Cold. Spring freshwater environments hold a place in literature, song, and art, serving as a metaphor for a source, a point of origin. Springs have been studied by naturalists, geologists, ecologists, microbiologists, and taxonomists. Springs are defined as water emerging from the ground. The source of that ground water, the depth of the source, the chemistry of the rocks through which the water flows all create unique spring environments. Nearly all springs emerge at temperatures more constant than found in surface water. Cold springs are not cooled by any particular process, rather they simply retain the relatively cold temperatures of the earth during warmer seasons. Deep cool springs are inviting on the hottest of summer days, promising relief from the heat. However, during winter, the water emerges at temperatures warmer than surrounding environment. Springs and spring fed streams rarely freeze during winter. They let off steam, often being mistaken for warm or hot springs.
Hot. Some springs are heated by subterranean magma or other heat sources and emerge at temperatures much greater than the surrounding ambient water and atmospheric temperatures. These hot or thermal springs are unique to the point of rarity, but are found throughout the world, mostly near fault and tectonic zones and near volcanoes. Thermal spring water may emerge from the ground at temperatures approaching boiling or may emerge at warm temperatures ranging from 35 to 40°C, cool enough for safe contact with the skin.
Variety. Hot springs are as varied as the ground chemistry and heat sources that define them. Some are acidic, characterized by sulfur fumes and low productivity. Others are basic, characterized by high concentrations of salts and precipitates. Many thermal springs support large colonies of algae and bacteria that mesh together to form extensive mats (See the review by Castenholz 1969). A small set of these microbes survive, even thrive in the highest temperatures.
Extremophiles. Brock (1985) and others studied the microbes, those thermophilic algae and bacteria, in Yellowstone National Park for at least ten years. They identified several species, extremophiles, living at temperatures in excess of 100°C. One species, Thermus aquaticus, has important uses in biotechnology. The enzyme that strings together nucleotides, the building blocks of DNA, can break apart or denature at high temperatures for most species. Yet, since Thermus aquaticus is adapted to the hottest temperatures on Earth, its DNA polymerase enzyme is not denatured by high temperatures. Researchers use this feature to create copies of DNA from small original concentrations of sample DNA in the process called the Polymerase Chain Reaction or PCR.
Diversity in the heat. The temperature is greatest at the source of hot springs, but it cools as a function of distance from that source, along the spring runoff. A succession of life is found along this thermal gradient. Species of algae and bacteria occupy niche spaces defined by temperature, chemistry, and competitive exclusion, sometimes in a predictable pattern. Invertebrates also may vary along the thermal gradient, sometimes moving up or down the runoff as the temperatures change to exploit the best temperature ranges for the species, their thermal optimum.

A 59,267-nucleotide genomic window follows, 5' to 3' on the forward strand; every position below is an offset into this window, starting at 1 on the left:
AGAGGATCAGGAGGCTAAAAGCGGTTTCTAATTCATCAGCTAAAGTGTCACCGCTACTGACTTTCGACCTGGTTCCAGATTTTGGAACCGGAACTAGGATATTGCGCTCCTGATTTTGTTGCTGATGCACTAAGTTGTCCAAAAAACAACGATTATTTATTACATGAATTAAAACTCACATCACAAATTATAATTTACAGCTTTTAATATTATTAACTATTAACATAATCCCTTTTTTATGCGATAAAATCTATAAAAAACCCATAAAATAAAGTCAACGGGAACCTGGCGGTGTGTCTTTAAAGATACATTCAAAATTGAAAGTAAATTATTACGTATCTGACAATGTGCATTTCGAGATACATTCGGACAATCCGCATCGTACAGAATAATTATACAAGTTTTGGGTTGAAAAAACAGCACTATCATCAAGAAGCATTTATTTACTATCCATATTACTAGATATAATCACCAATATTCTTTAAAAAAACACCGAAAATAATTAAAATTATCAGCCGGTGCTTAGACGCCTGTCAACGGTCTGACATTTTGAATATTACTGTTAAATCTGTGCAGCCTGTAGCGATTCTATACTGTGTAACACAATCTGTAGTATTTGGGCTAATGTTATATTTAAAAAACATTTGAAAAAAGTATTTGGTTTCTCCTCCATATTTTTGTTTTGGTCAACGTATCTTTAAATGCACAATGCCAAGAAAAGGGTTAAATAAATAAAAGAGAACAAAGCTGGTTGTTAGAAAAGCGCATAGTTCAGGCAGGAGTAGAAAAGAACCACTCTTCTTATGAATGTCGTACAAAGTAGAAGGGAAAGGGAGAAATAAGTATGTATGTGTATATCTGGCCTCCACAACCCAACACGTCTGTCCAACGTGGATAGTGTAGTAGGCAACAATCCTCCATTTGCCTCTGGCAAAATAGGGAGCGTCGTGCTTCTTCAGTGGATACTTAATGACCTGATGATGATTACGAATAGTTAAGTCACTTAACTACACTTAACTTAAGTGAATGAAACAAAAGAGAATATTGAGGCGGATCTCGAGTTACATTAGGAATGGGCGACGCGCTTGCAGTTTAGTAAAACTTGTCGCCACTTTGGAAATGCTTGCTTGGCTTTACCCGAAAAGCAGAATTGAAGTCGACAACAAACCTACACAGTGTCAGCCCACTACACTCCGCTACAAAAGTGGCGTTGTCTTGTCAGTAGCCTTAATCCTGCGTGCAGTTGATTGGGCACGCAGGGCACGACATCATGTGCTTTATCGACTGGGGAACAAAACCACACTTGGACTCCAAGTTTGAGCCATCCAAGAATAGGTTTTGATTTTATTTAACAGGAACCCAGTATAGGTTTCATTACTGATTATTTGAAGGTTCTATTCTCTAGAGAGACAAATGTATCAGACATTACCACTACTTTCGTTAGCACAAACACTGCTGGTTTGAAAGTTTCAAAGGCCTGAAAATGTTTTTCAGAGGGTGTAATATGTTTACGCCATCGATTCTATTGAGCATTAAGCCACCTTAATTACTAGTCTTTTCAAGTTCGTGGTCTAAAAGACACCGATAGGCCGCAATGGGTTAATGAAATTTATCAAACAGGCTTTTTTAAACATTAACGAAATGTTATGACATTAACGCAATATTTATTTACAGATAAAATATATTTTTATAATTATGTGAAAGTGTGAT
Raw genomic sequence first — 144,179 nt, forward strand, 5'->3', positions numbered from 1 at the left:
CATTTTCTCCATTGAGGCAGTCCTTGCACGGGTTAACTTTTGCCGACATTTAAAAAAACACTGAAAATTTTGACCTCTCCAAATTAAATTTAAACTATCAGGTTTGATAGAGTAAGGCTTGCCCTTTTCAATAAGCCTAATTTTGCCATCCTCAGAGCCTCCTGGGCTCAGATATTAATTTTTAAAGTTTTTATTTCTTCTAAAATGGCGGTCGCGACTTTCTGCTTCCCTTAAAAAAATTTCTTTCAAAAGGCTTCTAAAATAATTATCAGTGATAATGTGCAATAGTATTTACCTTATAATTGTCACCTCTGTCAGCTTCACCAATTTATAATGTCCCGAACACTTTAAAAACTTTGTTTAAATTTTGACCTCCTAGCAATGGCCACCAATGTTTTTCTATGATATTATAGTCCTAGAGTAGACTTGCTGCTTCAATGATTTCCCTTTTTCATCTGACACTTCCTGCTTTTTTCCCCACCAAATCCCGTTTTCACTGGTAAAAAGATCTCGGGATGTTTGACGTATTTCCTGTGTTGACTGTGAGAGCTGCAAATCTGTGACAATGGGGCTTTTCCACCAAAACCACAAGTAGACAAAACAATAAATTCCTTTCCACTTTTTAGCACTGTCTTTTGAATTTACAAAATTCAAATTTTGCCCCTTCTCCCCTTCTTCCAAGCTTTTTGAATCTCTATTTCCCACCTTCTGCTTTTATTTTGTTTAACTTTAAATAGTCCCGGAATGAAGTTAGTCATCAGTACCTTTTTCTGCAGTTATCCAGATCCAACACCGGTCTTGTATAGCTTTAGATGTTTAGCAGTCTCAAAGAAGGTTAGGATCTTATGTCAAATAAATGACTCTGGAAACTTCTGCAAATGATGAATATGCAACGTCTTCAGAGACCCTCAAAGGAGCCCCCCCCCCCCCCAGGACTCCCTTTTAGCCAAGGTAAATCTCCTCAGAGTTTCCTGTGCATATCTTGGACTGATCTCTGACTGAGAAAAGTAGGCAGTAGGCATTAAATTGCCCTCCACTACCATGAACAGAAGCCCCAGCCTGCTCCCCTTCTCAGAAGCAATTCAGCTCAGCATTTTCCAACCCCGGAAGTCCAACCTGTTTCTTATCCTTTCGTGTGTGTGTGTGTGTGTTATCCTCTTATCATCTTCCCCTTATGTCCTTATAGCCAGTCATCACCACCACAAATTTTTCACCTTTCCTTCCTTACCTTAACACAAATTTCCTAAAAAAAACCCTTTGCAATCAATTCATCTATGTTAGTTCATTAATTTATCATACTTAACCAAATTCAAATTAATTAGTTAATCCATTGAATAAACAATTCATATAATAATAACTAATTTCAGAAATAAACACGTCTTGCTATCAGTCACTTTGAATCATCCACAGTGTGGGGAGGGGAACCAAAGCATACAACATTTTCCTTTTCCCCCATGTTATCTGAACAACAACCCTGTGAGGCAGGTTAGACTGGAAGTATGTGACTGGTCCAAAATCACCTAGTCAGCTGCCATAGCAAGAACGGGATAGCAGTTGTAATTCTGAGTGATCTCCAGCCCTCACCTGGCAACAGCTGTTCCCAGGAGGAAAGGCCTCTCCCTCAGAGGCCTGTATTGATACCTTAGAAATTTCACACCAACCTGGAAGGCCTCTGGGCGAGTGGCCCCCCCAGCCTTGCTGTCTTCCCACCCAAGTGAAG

Of pools and parks. When I first started studying hot springs, I envisioned the clear, colorful springs of Yellowstone National Park. In fact, what I found when I went searching for hot springs were pools crowded with happy people soaking in the heat and watching the golden sun set over mountain peaks. Most hot springs are not protected in North America, rather they have been modified as pools or spas. Some thermal water is harnessed and sent by pipes to hot springs swimming pools. The majority of research has focused on those few springs on conservation lands. Microbes have been studied extensively in Yellowstone National Park while thermophilic invertebrates have been studied in hot springs in Iceland, Japan, and New Zealand. However, few studies of thermal springs have consisted of surveys of large geographic areas. Such studies could answer whether thermophilic species of blue green algae or cyanobacteria are truly cosmopolitan with only a few species found at the extreme limits of life worldwide. Or the research could find new species of invertebrates.
Future topics. The world of thermal springs is fascinating and beautiful. Future topics will include microbial mats, thermal Diptera, and the geophysical environment.
Brock, T.D., 1985. Life at high temperatures. Science, 230(4722), pp.132-138.
Castenholz, R.W., 1969. Thermophilic blue-green algae and the thermal environment. Bacteriological Reviews, 33(4), p.476.
Lamberti, G.A. and Resh, V.H., 1985. Distribution of benthic algae and macroinvertebrates along a thermal stream gradient. Hydrobiologia, 128(1), pp.13-21.
Hayford, H. and Herrmann, S.J., 1998. Migration patterns of four macroinvertebrates along a rheocrene thermal spring. Studies in crenobiology: the biology of springs and springbrooks. Backhuys Publishers, Leiden, 7584.
Polymerase Chain Reaction. https://en.wikipedia.org/wiki/Polymerase_chain_reaction
Pielou, E.C. 2000. Freshwater. University of Chicago Press. 256 pp.
Tüxen, S.L., 1944. The hot springs of Iceland. Zoology of Iceland.
Pritchard, G., 1991. Insects in thermal springs. The Memoirs of the Entomological Society of Canada, 123(S155), pp.89-106.
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